services districts outside New York City to implement a family
differential response (FAR) program for reports of child abuse and
maltreatment with authorization from OCFS. SSL § 427-a establishes
criteria to be used by social services districts in determining
whether a report shall be referred to
the FAR program, and prohibits reports containing certain serious
allegations of abuse and maltreatment from being referred to the FAR
program. OCFS was required to evaluate and report on the
implementation of the FAR pilot program by January 1, 2011, including
making a recommendation on continuing the program, and legislative
authorization for the FAR program, is set to expire on June 1, 2011.
This is a new bill.
STATEMENT IN SUPPORT:
SSL § 427-a authorized OCFS to accept and approve a social services
district's application to use FAR on a portion of its CPS reports.
FAR is an alternative CPS response. In appropriate cases in which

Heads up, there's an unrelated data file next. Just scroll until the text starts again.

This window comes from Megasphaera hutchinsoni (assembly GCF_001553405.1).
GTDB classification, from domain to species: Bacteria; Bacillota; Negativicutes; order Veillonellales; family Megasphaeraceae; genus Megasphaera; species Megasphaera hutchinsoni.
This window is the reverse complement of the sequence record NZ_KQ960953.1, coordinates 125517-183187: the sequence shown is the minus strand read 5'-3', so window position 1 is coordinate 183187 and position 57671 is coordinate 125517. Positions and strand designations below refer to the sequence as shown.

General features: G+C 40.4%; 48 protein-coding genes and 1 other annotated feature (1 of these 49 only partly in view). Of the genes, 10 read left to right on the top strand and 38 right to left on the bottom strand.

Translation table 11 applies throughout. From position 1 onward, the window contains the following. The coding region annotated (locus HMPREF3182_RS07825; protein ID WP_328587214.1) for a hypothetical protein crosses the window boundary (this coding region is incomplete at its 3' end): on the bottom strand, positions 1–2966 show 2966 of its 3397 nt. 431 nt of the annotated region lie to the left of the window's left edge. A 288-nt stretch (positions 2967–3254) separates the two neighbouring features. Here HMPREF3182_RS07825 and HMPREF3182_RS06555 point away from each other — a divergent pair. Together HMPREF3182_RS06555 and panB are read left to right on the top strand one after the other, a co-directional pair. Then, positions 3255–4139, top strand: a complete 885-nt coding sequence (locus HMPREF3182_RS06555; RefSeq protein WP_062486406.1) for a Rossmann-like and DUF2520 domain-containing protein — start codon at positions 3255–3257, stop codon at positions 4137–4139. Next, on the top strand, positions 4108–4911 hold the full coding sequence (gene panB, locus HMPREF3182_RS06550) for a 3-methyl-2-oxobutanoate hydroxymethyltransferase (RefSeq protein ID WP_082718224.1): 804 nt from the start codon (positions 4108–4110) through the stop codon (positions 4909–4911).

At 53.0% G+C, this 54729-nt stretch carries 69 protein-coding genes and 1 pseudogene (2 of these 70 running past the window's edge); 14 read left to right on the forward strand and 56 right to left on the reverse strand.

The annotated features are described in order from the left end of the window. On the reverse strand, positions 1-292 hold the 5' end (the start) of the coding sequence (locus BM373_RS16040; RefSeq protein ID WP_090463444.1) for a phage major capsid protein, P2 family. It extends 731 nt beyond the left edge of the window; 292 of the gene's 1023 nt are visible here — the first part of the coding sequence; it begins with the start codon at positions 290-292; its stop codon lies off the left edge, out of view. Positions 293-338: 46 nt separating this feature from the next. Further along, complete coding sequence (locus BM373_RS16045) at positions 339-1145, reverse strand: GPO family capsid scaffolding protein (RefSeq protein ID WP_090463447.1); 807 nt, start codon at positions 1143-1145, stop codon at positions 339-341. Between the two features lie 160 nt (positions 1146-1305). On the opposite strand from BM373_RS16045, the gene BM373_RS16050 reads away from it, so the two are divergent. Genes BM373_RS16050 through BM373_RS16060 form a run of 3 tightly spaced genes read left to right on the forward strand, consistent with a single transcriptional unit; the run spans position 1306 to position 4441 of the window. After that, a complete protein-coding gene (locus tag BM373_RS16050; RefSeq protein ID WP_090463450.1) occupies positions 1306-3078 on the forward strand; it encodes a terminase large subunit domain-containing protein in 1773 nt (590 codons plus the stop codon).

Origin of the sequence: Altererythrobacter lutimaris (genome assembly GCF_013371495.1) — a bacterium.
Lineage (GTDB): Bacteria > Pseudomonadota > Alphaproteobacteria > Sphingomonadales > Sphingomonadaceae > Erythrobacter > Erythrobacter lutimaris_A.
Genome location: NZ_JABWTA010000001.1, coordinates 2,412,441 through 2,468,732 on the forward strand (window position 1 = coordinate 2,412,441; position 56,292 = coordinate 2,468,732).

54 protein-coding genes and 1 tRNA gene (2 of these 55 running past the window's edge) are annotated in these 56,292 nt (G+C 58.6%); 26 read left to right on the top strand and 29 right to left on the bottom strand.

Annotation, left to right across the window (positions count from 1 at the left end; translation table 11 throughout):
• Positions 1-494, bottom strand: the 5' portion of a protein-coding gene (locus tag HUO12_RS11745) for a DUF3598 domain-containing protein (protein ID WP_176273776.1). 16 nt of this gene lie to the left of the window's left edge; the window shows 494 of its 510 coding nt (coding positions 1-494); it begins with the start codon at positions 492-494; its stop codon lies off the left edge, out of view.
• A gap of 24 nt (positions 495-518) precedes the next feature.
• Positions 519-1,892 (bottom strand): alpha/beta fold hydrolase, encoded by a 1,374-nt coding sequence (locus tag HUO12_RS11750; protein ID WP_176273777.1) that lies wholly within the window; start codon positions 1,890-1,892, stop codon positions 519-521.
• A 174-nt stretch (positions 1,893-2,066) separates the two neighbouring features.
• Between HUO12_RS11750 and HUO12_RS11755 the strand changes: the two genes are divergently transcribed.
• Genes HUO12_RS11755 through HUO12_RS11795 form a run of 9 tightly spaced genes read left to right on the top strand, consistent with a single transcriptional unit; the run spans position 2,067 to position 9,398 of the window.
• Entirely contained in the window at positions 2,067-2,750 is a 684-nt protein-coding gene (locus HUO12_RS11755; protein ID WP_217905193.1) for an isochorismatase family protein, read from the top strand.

there are no immediate safety concerns or high risk safety indicators,
FAR permits a social service district to conduct an assessment of the
family's needs and strengths rather than investigate the validity
of the allegations in a child abuse and maltreatment report. The
expectation of FAR is that families will be more likely to seek
necessary help when a less adversarial, less threatening, approach is
Child abuse and maltreatment reports vary significantly, particularly
in terms of alleged seriousness and the potential for immediate
danger. A traditional CPS response involves, among other things, an
investigation of the allegations made in the report and a
determination of whether the allegations are supported by some
credible evidence. For reports of alleged abuse or maltreatment that
appear to create immediate safety concerns or extremely high risk of
serious harm, the traditional CPS approach is necessary and
appropriate. For reports involving families with children where
immediate safety concerns and high risk safety indicators do not
exist, the likelihood of engaging families to seek any necessary help